No organization or body of any sort has ever hosted such a conference in Israel or abroad.
In the last fifty years, very little academic research has been conducted on the topic of Reform Judaism either in Israel or in the Diaspora. In order to fill this knowledge gap on the matter, the Van Leer Institute has been conducting research on the subject over the past two years and has issued 12 new studies that will be presented at the meeting.
The Reform movement in Israel is most commonly identified with High Court battles aimed at gaining recognition for this branch of Judaism. However, the movement has had difficulty recruiting new members from the local Israeli community. .
In the United States, Reform Judaism has an estimated 1.5 million people among its ranks but only 25 communities in Israel claim allegiance to Reform Judaism.
Reform movement leaders in the US are well aware of the suspicious and sometimes hostile reception their beliefs receive in Israel.
Dr. David Ellenson, President of Hebrew Union College, told Ynet in an interview conducted about a month ago that "the phenomenon of different strains of Judaism began in Germany and migrated over to the United States and to Israel; part of the problem is that most of the population here is totally unaware about the various branches (of Judaism) because most people that came to Israel are from (Mizrahi) Sephardic background or from Eastern Europe.
"Even if they are aware of some of the branches of Judaism, they usually consider them to be sources of assimilation and that's a mistake."
In the last few years, the Reform movement has significantly invested in trying to get its foot in the door in Israel. For example, this year a new graduate program in Jewish education has been established at the
Hebrew University in Jerusalem in cooperation with the Reform movement.
High Court activists
Those arriving in Israel for the conference will most likely face some criticism which some Israeli researchers harbor towards their branch of Judaism.
Dr. Aviad Hacohen, Dean of the Shaarei Mishpat Academic College, objects to what he sees as the overwhelming number of petitions Reform leaders have filed with the High Court.
"Reform Judaism's use of legal channels through which it has filed several dozen petitions in the past 20 years has not brought them the results they had hoped for. In a way, it has even damaged their position in the eyes of the legal community as well as the general public," Hacohen claimed.
Damaging the movement? (Archive Photo: Gali Tivon)
"The vast appeals to the High Court has worsened the image of the (Reform) movement in the eyes of the public in Israel… it thinks the movement does not have a real following and sees their appeals to the High Court as a pathetic attempt to be admired by the Court, a goal which was also not attained in most cases."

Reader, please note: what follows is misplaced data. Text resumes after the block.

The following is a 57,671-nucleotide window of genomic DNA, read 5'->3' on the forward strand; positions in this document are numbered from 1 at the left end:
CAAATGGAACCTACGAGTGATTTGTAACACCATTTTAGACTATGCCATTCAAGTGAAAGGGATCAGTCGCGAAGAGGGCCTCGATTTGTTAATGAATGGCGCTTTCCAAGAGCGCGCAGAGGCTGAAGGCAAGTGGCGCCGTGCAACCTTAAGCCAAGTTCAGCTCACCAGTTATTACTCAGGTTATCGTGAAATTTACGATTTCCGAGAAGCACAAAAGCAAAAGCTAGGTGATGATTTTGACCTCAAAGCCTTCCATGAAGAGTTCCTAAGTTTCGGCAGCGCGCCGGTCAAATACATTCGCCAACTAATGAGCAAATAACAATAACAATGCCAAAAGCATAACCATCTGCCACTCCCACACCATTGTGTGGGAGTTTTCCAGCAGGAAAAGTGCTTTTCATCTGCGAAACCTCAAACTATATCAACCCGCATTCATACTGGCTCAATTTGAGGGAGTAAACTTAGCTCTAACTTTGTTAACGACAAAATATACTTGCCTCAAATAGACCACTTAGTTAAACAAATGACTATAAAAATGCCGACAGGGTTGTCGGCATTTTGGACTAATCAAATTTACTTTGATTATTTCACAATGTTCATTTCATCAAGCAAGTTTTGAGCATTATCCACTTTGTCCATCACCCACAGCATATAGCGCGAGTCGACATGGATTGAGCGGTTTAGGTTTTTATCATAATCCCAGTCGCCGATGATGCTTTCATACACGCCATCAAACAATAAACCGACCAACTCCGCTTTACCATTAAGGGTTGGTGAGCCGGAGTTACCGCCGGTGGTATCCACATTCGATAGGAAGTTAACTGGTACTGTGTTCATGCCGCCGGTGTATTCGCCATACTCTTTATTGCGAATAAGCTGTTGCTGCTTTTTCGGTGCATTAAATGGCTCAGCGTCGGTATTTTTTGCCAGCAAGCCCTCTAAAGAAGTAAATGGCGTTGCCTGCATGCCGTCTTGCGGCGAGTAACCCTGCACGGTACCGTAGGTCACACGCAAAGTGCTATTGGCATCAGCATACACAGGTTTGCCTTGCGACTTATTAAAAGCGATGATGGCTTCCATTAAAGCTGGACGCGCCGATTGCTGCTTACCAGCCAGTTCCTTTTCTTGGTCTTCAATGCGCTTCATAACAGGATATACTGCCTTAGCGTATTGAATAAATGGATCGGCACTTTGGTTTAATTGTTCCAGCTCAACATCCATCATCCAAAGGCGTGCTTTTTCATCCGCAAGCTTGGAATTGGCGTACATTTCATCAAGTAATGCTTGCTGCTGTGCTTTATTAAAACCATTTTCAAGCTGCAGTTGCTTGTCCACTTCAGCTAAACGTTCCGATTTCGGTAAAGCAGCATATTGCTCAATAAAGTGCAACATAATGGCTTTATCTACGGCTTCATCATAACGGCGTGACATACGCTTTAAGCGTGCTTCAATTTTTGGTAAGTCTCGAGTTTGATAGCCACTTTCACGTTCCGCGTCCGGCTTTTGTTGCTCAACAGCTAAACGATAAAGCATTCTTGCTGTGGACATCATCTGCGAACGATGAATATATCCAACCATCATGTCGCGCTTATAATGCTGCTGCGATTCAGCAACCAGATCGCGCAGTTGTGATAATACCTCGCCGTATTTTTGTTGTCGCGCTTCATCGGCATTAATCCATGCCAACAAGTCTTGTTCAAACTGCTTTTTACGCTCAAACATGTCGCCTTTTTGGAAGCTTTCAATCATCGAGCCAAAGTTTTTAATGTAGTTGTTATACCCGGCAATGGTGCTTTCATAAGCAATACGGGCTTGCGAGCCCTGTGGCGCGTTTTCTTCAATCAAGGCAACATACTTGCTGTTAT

It is likely that an additional source of disparagement will be the Reform branch's pride in its relations with gay Jewish communities. In a study by Yakir Englander from the Shalom Hartman Institute in Jerusalem, Englander claims that although the Reform movement's halacha takes a lenient position and accepts homosexuals among its ranks – including gay rabbis – this position is only a fig leaf on Reform Judaism's loins.
One of the examples mentioned in the study dealing with the issue, is whether or not gays should be allowed to be accepted for rabbinical studies programs.
The Central Conference of American Rabbis (CCAR), the principal organization of Reform Jewish rabbis in the US and Canada, concluded that all applicants should be accepted for rabbinic studies without being discriminated due to their sexual preference; however, the rabbis stipulated that the candidate's sexual preference should not be openly expressed.
"From the perspective of Reform halacha, there is a readiness to accept homosexuality, but only on condition that it will not have attention drawn to it more than necessary and also on condition that it be declared as a natural tendency that is unchangeable and not a matter of choice," Englander said.
Holiness in same-sex unions
When the Central Conference of American Rabbis took up the issue of the sanctification of same-sex marriages in 1996, they voted against endorsing gay unions in a 7 -2 vote.
Dr. Mark E. Washofsky, chair of the CCAR's halachic committee, claims that despite the desire to accept same-sex couples, Reform halacha is principally required to observe tradition.
He claims that the notion of "holiness" does not pertain to same-sex unions because homosexuality falls under the category of the "forbidden sex partners" and "abomination" in Jewish law.
In 2000, the issue of same-sex marriages came up again: This time, with the increased awareness of the issue of gay rights in the US and the pressure to cater to public opinion, the rabbis seemed to be more open to compromise on the matter, thus ruling that gay relationships should be viewed as a connection that has a certain degree of "holiness" and each rabbi could decide on his own whether or not to bless same-sex unions in thier congregation.